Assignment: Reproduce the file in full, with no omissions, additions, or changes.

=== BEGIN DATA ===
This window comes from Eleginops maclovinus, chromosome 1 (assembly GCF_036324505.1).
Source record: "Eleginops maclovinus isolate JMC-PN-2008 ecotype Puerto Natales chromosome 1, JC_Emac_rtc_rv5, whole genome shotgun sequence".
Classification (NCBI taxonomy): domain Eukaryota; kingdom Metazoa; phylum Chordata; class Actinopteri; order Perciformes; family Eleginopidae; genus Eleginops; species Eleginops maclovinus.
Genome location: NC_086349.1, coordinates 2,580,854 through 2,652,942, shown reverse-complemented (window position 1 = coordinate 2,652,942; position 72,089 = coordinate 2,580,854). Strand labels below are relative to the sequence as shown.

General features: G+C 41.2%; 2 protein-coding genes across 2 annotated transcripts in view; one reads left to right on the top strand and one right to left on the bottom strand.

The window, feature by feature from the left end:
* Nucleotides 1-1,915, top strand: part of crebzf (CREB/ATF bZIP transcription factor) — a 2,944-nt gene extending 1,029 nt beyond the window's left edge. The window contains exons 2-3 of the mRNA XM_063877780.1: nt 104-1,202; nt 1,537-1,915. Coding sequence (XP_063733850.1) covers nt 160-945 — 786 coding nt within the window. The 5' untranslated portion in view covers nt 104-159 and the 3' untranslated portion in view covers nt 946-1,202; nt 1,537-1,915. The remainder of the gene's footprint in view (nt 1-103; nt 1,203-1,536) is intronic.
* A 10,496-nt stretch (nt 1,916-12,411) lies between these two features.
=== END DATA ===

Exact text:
This window comes from Eleginops maclovinus, chromosome 1 (assembly GCF_036324505.1).
Source record: "Eleginops maclovinus isolate JMC-PN-2008 ecotype Puerto Natales chromosome 1, JC_Emac_rtc_rv5, whole genome shotgun sequence".
Classification (NCBI taxonomy): domain Eukaryota; kingdom Metazoa; phylum Chordata; class Actinopteri; order Perciformes; family Eleginopidae; genus Eleginops; species Eleginops maclovinus.
Genome location: NC_086349.1, coordinates 2,580,854 through 2,652,942, shown reverse-complemented (window position 1 = coordinate 2,652,942; position 72,089 = coordinate 2,580,854). Strand labels below are relative to the sequence as shown.

General features: G+C 41.2%; 2 protein-coding genes across 2 annotated transcripts in view; one reads left to right on the top strand and one right to left on the bottom strand.

The window, feature by feature from the left end:
* Nucleotides 1-1,915, top strand: part of crebzf (CREB/ATF bZIP transcription factor) — a 2,944-nt gene extending 1,029 nt beyond the window's left edge. The window contains exons 2-3 of the mRNA XM_063877780.1: nt 104-1,202; nt 1,537-1,915. Coding sequence (XP_063733850.1) covers nt 160-945 — 786 coding nt within the window. The 5' untranslated portion in view covers nt 104-159 and the 3' untranslated portion in view covers nt 946-1,202; nt 1,537-1,915. The remainder of the gene's footprint in view (nt 1-103; nt 1,203-1,536) is intronic.
* A 10,496-nt stretch (nt 1,916-12,411) lies between these two features.